[FoRK] Democracy not Democrazy, was: Re: When Democracy Failed (Why ESR is an "anarchist")
J. Andrew Rogers
andrew at ceruleansystems.com
Thu Jun 24 23:38:01 PDT 2010
On Jun 24, 2010, at 9:06 PM, Jeff Bone wrote:
> Other examples of democratic fail: though corruption and election-rigging are rampant in the region, democracy has also in numerous cases, through over-empowered populism combined with very weak constitutional protections, resulted in "popular" dictatorships coming into power in Central and South America. (The rigging usually happens later when the people, but not the establishment, have had enough.)
I think the critical feature that is generally inadequate in constitutions (some more than others) is a set of robust negative feedback mechanisms. By "robust" I mean structured and institutionalized in such a way that it is very difficult to simply work around or remove the mechanism. The US constitution is one of the strongest examples of this, and even then the cracks have been exploited without real limit e.g. the "commerce clause".
Most constitutions are a laundry list of fairly random state powers (for the people, natch) that can be exploited without real limit combined with weak negative feedback mechanisms to limit runaway conditions. Grand sounding constitutions are rarely good constitutions.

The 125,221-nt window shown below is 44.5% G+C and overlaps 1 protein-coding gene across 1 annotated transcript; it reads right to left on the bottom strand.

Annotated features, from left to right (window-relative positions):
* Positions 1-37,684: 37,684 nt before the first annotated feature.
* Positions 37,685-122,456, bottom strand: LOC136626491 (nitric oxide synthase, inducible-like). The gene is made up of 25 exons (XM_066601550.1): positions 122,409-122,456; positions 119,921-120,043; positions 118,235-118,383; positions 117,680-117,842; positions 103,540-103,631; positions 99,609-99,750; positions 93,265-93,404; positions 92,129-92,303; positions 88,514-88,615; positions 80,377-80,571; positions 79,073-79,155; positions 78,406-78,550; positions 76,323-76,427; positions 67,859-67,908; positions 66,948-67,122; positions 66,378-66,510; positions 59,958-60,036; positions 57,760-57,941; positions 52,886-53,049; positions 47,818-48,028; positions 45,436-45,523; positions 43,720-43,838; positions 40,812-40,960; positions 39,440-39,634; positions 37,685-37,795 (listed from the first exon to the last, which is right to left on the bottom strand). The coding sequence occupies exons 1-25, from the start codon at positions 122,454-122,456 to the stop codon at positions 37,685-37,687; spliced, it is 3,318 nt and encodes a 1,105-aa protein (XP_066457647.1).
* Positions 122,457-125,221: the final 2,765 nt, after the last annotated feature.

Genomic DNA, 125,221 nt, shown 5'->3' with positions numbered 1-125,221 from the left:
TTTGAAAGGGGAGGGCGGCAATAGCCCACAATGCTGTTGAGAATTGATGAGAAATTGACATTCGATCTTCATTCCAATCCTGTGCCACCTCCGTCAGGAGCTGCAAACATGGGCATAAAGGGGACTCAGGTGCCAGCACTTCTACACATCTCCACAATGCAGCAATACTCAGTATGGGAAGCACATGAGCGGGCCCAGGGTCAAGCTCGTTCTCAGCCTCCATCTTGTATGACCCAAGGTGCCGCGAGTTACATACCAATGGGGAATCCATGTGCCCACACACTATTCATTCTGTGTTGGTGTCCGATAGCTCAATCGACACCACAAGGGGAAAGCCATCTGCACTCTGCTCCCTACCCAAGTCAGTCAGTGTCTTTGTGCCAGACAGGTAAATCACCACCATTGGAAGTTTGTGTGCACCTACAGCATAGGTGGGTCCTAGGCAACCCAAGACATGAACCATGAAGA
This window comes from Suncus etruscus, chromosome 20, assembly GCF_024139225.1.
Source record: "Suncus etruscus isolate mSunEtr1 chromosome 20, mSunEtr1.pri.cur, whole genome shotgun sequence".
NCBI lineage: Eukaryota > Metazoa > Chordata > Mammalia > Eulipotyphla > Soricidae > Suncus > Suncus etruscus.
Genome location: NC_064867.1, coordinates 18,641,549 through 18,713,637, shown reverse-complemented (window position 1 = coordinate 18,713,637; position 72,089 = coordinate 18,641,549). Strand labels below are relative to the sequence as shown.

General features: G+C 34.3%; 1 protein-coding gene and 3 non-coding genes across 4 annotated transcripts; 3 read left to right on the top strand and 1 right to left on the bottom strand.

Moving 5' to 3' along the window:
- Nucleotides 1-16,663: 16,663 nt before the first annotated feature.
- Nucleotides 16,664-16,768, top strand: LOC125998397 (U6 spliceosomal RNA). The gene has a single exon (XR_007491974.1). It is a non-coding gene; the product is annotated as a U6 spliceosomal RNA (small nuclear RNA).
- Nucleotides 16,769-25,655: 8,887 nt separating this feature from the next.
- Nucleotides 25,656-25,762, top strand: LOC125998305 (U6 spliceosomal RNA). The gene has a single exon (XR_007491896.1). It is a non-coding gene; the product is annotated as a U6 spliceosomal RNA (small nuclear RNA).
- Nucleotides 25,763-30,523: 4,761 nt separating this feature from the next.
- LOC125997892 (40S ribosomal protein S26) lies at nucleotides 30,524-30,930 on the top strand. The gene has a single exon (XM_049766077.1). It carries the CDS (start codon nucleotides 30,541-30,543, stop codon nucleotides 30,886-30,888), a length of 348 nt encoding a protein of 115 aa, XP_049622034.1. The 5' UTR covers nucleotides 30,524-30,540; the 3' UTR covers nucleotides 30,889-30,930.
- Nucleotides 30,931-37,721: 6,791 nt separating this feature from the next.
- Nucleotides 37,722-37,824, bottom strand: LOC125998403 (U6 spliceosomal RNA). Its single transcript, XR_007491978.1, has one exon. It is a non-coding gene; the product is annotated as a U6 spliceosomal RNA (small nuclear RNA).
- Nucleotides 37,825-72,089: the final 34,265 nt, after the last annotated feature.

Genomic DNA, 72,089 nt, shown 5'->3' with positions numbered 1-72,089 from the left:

Democracy is itself one of those nasty positive feedback elements. Since, like printing money, people tend to expect democracy from government, strong negative feedback mechanisms are required to keep democracy in something resembling a stable equilibrium. The weakness, obviously, is that democracy is the root password for the regulatory mechanisms.
I know partially immutable constitutions exist to provide stronger regulation of democracy; I wonder how effective that immutability actually is at containing the random stupidity of democracy.
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